Rebecca Elson was an astronomer. Her work took her to the boundary of the visible and measurable. Facts are only as interesting as the possibilities they open up to the imagination, she wrote. Her research involved dark matter - hidden mass which can be inferred only from its influence on observable objects: As if, from fireflies, one could infer the field. Her poems, too, make inferences and speculate, setting out always from meticulous observation and not deterred by a knowledge of how little we can know of the universe.
Elson was an astronomer who died of breast cancer. This is a reprint of her posthumous 2001 publication. Along with a set of completed poems, the volume includes a short autobiographical essay written in 1998 for a Radcliffe alumnae anthology, and poetry and stories extracted from Elson’s notebook. I focused on the finished poems, which often take their metaphors from physics (“Dark Matter”), mathematics (“Inventing Zero”) and evolution (the poem “Evolution,” my favorite, reads in its entirety: “We are survivors of immeasurable events, / Flung upon some reach of land, / Small, wet miracles without instructions, / Only the imperative of change.”). Stars and beaches are also common features, and there is some great alliteration (from “Dark Matter”: “An unseen filament / Of spider’s floss / Suspends a slowly / Spinning leaf.”).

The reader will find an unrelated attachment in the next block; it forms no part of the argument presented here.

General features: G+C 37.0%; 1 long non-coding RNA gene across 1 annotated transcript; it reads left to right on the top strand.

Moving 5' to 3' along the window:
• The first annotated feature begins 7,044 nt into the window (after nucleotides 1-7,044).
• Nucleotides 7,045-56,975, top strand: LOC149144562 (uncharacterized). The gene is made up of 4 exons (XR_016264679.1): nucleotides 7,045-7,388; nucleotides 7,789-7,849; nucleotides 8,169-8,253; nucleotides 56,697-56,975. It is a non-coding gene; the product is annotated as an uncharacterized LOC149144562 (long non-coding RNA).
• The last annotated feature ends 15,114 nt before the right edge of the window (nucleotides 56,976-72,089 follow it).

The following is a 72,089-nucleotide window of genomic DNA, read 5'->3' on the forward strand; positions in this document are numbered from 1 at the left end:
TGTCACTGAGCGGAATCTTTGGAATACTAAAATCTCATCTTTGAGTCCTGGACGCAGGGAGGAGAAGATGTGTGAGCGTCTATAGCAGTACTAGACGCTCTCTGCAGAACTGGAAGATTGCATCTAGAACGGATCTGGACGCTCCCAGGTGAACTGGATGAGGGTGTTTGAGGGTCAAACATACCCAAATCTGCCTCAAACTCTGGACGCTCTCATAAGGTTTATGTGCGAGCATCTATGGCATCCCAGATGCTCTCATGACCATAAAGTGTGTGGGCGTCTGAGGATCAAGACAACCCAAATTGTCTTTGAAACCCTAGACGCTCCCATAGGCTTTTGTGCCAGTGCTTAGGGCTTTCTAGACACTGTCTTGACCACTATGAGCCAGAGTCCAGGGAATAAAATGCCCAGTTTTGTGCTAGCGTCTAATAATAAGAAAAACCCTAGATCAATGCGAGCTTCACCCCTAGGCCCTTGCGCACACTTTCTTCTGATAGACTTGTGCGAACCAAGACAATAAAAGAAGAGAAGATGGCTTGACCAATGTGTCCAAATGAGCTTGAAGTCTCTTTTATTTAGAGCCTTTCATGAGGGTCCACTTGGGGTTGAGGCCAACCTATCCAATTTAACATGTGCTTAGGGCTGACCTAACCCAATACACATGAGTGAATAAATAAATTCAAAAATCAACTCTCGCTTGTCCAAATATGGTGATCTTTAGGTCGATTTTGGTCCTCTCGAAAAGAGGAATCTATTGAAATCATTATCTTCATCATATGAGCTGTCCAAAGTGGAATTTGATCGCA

In the essay that closes the book, Elson remembers long summers of fieldwork and road trips across Canada with her geologist father (I was reminded of Margaret Atwood’s Cat’s Eye), and traces her academic career as she bounced between the United States and Great Britain. Dark matter was one of her academic specialties, and she worked on the Hubble Space Telescope. Her impending mortality has a subtle presence in the poems: “Sometimes as an antidote / To fear of death, / I eat the stars.” (from “Antidotes to Fear of Death”) and “Is there any language, logic / Any algebra where death is not / The tragedy it seems / A geometry that makes it look / Alright to die” (from “Transumanza” in the notebook).
Overall I was perhaps slightly underwhelmed, but still glad I read the poems at least.
Trying to figure out why I'm giving this 4 stars. I didn't find the notebook drafts very compelling, and they make up the bulk of the book. But a few of the finished, more polished poems will stay with me. Critic R.P. Blackmur wrote that one of the things good poetry can offer us is “a fresh idiom”, or language phrased in such a way that it “not only expresses the matter at hand but adds to the stock of available reality.” I think fresh idioms are what I'm looking for in a poetry collection—finding a handful of them feels gratifying enough. Some of the poems here were unremarkable (and I always deplore the lack of attention paid to metre in contemporary English poetry) but some had lovely metaphors to offer, like “the lacework of birdsounds”, or the “persuasion” of spacetime in “Explaining Relativity” (Where space might cup itself around a planet / like your palm around a stone). There was also, in the poem “Explaining dark matter”, the verse as if you could infer the day from vestigial heat; or the last verse of “What if there were no moon?” — There would be no place to stand / and watch the Earth rise.
And I liked the imagery of “Dark Matter” and “Notte di San Giovanni”. And “The Last Animists”, which ends with:
We say the dreams of night Are within us As blood within flesh As spirit within substance As the oneness of things As from a dust of pigeons The white light of wings.